Ozette Triangle Hike: This quiet trail is the perfect way to get away from the crowds. Tucked away in the northwest corner of the Olympic National Park, this route will take you along a series of boardwalks to a beautiful rocky beach, best explored at low tide. You’ll enjoy fresh sea air and some remarkable rock formations, before heading back to the trailhead along a different route.

    Lake Angeles Hike: The hike up to Lake Angeles requires a stiff climb, but the stunning vista at the top is well worth all the effort! The serene waters of Lake Angeles are surrounded by fortress-like mountains, and you’ll see an enigmatic island floating in the middle. The peaks and forests are perfectly reflected in the still waters, making this a wonderful place for snapping some stunning photos.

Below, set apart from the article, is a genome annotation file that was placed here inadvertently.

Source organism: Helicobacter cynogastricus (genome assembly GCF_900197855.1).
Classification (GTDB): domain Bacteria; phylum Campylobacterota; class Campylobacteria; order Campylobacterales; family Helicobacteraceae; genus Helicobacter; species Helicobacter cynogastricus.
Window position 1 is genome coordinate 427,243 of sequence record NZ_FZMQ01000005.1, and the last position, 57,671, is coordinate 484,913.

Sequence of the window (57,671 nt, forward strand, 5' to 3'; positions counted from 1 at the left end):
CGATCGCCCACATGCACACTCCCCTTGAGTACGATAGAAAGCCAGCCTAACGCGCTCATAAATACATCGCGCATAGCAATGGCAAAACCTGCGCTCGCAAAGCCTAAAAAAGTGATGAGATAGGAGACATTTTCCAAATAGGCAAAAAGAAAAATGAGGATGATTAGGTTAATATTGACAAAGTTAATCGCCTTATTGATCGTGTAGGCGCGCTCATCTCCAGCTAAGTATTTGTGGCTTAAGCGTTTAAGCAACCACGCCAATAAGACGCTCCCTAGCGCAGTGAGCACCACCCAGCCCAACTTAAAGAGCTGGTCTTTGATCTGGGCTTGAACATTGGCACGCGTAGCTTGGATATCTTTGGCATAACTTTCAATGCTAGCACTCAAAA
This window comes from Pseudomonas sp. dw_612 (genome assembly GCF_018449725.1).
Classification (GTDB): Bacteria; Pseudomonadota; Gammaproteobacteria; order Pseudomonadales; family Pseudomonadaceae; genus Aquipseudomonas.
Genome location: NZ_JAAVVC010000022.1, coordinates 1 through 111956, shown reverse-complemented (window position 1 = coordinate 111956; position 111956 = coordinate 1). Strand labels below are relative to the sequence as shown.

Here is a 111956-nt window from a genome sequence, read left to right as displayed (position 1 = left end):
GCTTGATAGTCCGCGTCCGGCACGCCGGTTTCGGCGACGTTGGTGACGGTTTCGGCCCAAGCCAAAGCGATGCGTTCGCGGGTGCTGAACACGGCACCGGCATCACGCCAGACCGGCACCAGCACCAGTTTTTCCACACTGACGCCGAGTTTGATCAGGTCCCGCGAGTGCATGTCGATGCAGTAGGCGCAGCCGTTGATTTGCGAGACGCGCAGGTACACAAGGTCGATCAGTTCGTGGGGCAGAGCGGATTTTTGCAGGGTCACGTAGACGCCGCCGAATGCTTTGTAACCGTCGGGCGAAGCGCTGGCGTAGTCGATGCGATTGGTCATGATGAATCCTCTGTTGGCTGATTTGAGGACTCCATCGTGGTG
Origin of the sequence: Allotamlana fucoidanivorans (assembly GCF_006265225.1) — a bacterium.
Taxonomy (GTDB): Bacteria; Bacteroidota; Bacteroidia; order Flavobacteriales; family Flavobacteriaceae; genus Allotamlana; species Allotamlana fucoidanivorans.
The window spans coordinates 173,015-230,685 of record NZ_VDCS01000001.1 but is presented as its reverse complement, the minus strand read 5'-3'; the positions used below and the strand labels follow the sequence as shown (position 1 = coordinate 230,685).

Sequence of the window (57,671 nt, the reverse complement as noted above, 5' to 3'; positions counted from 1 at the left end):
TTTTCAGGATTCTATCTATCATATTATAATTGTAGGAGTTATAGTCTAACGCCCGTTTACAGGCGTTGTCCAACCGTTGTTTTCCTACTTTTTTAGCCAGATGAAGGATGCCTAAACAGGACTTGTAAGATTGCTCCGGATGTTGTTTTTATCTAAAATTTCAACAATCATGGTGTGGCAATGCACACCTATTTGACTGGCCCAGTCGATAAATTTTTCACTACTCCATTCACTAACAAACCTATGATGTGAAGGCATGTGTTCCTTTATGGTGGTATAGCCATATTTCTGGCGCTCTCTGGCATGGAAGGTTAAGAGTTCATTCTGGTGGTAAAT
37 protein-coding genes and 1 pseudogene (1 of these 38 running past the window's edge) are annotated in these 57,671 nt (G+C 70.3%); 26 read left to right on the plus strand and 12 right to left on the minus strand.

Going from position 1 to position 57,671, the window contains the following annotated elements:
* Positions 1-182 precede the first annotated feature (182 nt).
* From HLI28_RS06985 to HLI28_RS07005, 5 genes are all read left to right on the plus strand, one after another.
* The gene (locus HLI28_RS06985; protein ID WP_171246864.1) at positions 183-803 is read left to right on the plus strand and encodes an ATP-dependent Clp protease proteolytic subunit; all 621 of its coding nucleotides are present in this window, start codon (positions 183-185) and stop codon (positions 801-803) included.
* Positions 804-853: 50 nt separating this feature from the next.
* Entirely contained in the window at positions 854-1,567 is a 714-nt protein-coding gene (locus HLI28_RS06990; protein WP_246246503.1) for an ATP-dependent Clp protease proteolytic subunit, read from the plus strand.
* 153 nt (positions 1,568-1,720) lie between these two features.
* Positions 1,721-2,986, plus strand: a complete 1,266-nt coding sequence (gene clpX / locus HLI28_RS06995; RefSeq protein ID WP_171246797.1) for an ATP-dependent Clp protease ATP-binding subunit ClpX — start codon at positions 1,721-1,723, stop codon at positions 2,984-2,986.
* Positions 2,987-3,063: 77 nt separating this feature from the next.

When Is The Best Time To Hike In Olympic National Park?

    It’s possible to get out on the trail throughout the year, but the best time to hike in Olympic National Park is between April and September, when you can expect the best weather, plenty of wildlife, and open trails and campgrounds throughout the park. Spring is a particularly lovely season to visit, with fewer hikers on the trails, and abundant wildlife, from black bears to Roosevelt elk. Higher-elevation trails and campgrounds start to open up from May onwards, although there’s always a chance of late snows on higher ground. July and August are the most popular months for visitors, with gorgeous wildflowers, good weather, and accessible hiking routes. However, you will need to compete with lots of other hikers for space on the popular trails.